The revolution that data-centric tools will bring to retail will be something that professionals and enthusiasts in this field would be keenly watching. Early this year, at a keynote speech at the National Retail Federation (NRF), conference, Intel’s CEO Brian Krzanich had pointed out how innovative retailers like Alibaba are empowering customers to use virtual reality to shop anywhere in the world without leaving their home. Virtual reality will help customers and retailers use data and analytics to maximize investment and impact in retail. According to Michelle Tinsley, Director of Mobility & Secure Payments in Retail Solutions Division at Intel, this could be a game changer.
“VR [virtual reality] -based technology, which has the potential to provide benefits for both consumers and retailers,” Tinsley said. “Intel has been collaborating with ShopperMX on a solution known as the TheHIVE (high immersion virtual experience), a Windows-based, 3D virtual reality solution with networked components that allow for a never-before-seen immersive experience. Shoppers can now feel as if they are in a specific room in a house where they can place and remove products, and merchants can do virtual walkthroughs of store layouts and merchandising. This has taken store re-layout decisions from three to six months, to one week.”
Smart scanning solutions are also enabling consumers to have their feet or body scanned in 3D to provide custom fit shoes and clothes. Once that information has been captured, it can also be used to generate a list of retailers and products that provide a similar fit. This is a huge boon to retailers as well since it eliminates the many purchases returned due to inaccurate sizing or from not meeting expectations.
Ray Hartjen, Director of Marketing at Retailnext too agreed that virtual reality and its cousin augmented reality will continue to grow in the coming year. Other technologies gathering interest include in-store, connected displays and kiosks like those popping up in quick service restaurants, and smart mirrors and other connected devices in stores. Whether it’s with a shopper’s own connected mobile device or a device of the store, it’s essential to provide a connected experience. Shoppers are demanding it, and they have very little patience or tolerance for retailers that don’t ‘get it.’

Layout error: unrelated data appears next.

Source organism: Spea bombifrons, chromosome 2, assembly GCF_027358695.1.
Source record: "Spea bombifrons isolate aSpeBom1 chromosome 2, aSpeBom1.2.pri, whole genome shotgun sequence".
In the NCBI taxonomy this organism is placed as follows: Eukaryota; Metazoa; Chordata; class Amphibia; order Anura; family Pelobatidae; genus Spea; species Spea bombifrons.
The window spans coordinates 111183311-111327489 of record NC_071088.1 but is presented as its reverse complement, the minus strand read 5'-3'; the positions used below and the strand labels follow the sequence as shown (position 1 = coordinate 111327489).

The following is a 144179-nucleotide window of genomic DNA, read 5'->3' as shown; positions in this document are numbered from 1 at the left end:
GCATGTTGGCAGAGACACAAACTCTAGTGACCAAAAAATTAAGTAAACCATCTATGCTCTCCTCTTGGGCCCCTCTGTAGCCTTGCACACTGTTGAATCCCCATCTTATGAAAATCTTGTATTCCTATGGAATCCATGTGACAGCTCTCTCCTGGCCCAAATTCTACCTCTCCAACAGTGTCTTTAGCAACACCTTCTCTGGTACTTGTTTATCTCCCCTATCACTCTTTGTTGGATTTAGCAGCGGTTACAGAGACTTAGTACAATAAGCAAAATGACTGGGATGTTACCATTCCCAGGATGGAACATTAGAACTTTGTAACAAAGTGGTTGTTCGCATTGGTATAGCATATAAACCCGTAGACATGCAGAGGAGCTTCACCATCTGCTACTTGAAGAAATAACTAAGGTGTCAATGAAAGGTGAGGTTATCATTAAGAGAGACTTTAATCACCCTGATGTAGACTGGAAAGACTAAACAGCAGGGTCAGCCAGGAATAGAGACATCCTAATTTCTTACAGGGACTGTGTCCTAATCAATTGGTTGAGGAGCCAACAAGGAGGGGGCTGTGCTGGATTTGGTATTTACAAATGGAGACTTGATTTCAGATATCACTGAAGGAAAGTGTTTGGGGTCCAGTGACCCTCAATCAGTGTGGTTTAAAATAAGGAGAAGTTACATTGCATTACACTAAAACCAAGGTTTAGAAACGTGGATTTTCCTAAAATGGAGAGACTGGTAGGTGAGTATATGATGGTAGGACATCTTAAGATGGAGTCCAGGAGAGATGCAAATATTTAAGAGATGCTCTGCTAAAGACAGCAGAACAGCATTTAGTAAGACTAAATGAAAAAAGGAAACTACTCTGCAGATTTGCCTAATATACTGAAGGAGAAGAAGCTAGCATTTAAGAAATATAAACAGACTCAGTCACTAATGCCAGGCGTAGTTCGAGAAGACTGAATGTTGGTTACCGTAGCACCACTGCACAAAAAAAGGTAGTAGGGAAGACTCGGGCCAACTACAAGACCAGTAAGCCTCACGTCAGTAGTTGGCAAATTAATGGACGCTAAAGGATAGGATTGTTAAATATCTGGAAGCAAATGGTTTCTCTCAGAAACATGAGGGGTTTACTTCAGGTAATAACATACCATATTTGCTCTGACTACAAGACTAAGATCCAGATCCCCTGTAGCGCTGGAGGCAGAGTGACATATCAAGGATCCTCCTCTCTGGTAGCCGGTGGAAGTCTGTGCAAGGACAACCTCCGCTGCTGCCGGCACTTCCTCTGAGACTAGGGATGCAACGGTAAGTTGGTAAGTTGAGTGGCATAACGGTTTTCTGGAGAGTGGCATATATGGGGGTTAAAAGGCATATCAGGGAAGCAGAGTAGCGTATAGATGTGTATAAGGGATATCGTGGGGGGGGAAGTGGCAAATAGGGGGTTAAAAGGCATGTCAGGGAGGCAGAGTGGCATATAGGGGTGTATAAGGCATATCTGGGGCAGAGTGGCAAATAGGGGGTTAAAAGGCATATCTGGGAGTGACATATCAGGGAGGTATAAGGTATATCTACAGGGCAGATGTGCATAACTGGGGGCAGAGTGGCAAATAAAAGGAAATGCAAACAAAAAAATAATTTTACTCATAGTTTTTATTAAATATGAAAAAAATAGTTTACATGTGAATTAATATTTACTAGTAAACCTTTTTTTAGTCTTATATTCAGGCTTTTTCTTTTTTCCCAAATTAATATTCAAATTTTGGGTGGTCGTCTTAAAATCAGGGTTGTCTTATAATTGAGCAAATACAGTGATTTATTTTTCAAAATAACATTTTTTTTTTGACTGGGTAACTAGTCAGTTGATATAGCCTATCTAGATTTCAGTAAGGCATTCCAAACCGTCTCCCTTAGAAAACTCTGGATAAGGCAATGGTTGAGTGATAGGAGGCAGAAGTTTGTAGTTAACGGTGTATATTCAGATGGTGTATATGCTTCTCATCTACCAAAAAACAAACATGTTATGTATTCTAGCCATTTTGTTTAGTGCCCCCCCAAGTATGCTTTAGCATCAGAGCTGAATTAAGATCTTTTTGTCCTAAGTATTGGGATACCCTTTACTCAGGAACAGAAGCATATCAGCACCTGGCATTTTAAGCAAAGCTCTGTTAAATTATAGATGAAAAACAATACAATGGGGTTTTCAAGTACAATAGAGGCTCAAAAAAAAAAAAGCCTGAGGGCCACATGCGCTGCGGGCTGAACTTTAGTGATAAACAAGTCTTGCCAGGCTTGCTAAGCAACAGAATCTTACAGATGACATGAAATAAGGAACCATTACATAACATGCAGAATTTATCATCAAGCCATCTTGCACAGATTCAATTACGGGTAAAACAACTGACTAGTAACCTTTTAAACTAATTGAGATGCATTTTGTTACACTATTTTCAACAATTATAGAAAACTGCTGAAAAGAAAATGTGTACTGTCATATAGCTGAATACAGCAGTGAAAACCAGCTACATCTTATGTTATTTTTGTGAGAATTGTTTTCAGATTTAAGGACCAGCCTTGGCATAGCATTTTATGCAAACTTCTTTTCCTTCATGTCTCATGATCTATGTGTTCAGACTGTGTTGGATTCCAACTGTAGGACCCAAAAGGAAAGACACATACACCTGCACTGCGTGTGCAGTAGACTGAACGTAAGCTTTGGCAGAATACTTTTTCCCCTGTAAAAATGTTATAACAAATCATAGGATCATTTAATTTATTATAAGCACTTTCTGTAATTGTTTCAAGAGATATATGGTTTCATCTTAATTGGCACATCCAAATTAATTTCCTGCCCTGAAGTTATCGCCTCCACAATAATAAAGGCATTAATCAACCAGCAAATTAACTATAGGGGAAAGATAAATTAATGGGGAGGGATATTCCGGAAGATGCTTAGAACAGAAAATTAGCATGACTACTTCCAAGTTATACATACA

Gary Yeh, Product Manager at IEI Integration, pointed out that, in effect, all smart devices need to be easy to use and closer to human behaviors. Especially, how to use the multi- function devices and the consumer behavior towards it is very important. For example, someone would try the smart mirrors once since it is new and he hasn’t seen it before, but would he want to try it every time?
“We (IEI + QNAP) are developing a new smart device with intelligent voice control named AfuBot,” Yeh said. “You can chat with it, discuss with it, even it can help you to search and buy things online. In your home, it is the best butler, in the store it can be a special waitress in every table. We [also] think there are few solutions such as UHF solution and behavior predicting software for customers who are using or trying products in the retail store. IEI imports some UHF solution real cases such as clothing store, factory and vehicle parking for asset control and inventory management. It also has security alarm function.”
Ralf Kodritsch, Director and Segment Manager of RFID Solutions at NXP Semiconductors said smart shelves are another means to increase inventory accuracy and improve shopping experience.
“These intelligent shelves allow to continuously check the items’ position and provide alarms when items are misplaced,” Kodritsch said. “Such shelves can also be equipped with electronic shelf labels, whose display content (the price of the item) can be easily changed depending on market dynamics. Should another store or online channel offer the same item at lower prices, the retailer can swiftly react to that. In addition, the electronic shelf label may contain an NFC tag, by tapping it, the consumer can get product and brand information of the item of interest.”